Learn about the autocratic decision-making style and the situations when it’s most appropriate.
The first style of decision-making is autocratic, and this is where decisions are made at the top. Buy-in is not seen as an important aspect of making this decision, and actually, it may be counterproductive to involve a lot of people in making the call. Typically, in an environment where you’re making autocratic decisions, work activities and roles are very tightly structured, they’re monitored, and well-controlled, and command and control is a very important aspect of making these types of decisions. Performance on an autocratic decision is measured based on the individual’s execution of that call.
Allow me to offer an example. At one point, I ran a call center organization and every once in a while, we’d get a pretty angry customer calling in. Now, these were going to be small decisions. Should we offer a refund at that moment? And there was very high urgency on making that call. It’s not like you can tell an upset customer, “Hey, hang on a couple minutes and I’ll get back to you when we actually have a decision.” You need to make the call in that moment, so I empowered my managers to make those autocratic decisions because they were small, there was high urgency, and there was very low risk. If they were wrong, it wasn’t a big deal, and in the broader scheme of things, having that speed and having that decision-making authority pushed down to the lowest level was a critical success factor.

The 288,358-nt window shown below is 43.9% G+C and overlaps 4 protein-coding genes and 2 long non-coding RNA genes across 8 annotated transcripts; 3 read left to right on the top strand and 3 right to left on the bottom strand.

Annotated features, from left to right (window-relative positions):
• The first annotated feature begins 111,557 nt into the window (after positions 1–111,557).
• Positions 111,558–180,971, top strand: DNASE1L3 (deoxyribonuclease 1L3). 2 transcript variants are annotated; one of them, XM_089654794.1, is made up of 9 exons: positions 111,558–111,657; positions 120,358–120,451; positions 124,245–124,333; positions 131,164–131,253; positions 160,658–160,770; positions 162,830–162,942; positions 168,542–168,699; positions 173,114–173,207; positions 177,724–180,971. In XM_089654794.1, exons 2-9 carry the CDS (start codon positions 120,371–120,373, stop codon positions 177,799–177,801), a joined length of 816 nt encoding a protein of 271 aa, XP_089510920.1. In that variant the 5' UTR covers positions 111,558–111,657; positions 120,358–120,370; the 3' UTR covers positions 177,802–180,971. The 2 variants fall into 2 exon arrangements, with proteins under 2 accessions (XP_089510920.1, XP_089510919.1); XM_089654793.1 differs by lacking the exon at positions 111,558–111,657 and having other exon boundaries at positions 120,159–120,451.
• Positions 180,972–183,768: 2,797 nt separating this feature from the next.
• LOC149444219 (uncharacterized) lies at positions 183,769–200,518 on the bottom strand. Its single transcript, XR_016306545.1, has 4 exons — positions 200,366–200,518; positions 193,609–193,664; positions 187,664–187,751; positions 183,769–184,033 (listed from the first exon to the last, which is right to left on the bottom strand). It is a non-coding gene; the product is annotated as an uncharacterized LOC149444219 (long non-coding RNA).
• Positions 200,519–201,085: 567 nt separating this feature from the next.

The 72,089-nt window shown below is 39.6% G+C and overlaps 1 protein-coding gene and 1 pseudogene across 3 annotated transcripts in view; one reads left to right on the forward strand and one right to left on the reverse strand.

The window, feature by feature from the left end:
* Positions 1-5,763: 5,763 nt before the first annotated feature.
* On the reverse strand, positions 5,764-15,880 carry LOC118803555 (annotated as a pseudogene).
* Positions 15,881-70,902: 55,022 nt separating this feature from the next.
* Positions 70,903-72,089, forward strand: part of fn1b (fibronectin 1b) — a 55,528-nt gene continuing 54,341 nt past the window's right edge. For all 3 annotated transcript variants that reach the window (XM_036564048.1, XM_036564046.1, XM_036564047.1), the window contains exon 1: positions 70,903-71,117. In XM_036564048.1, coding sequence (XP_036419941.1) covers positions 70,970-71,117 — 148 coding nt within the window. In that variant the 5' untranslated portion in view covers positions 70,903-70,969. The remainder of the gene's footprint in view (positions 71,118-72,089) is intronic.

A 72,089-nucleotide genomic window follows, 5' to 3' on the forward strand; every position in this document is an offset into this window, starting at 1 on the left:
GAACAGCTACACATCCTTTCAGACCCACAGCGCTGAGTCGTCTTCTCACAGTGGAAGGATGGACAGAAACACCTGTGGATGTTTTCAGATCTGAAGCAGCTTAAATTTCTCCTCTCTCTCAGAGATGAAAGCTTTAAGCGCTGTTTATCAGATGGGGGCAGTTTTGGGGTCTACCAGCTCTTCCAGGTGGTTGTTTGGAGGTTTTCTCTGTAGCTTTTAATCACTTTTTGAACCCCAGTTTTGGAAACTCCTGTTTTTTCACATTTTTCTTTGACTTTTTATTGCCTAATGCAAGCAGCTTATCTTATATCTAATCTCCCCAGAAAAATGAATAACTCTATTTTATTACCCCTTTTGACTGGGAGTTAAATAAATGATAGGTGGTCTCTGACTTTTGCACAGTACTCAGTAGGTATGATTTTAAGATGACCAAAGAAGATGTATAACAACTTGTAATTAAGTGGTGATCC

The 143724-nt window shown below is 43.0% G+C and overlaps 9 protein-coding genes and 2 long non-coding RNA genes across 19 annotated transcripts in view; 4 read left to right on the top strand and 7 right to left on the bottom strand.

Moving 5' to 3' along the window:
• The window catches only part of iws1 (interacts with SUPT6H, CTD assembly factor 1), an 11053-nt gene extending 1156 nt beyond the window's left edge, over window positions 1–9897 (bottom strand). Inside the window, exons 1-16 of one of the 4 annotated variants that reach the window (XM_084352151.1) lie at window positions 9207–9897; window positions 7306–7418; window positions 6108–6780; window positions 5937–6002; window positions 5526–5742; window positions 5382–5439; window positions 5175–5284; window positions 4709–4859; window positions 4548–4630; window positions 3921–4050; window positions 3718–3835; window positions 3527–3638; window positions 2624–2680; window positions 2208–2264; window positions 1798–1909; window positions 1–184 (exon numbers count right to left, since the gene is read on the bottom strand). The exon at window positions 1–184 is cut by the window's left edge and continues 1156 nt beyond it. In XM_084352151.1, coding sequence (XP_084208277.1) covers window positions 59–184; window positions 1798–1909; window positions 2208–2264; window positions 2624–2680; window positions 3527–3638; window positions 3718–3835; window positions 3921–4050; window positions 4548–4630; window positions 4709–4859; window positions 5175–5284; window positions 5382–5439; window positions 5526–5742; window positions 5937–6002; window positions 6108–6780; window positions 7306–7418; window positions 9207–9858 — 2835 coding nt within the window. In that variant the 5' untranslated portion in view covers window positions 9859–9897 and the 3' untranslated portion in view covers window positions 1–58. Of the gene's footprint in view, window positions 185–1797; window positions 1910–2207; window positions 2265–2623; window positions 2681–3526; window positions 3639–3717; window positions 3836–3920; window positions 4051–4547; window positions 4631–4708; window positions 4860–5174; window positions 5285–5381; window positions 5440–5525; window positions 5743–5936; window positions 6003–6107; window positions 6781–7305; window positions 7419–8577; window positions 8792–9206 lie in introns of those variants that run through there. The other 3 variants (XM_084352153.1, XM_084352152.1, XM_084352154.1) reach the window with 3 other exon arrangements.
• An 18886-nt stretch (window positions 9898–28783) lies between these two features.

As you look at the decisions of yours that are more autocratic, make sure you’re focused on the speed of the decision as well as the risk that you’re going to take.
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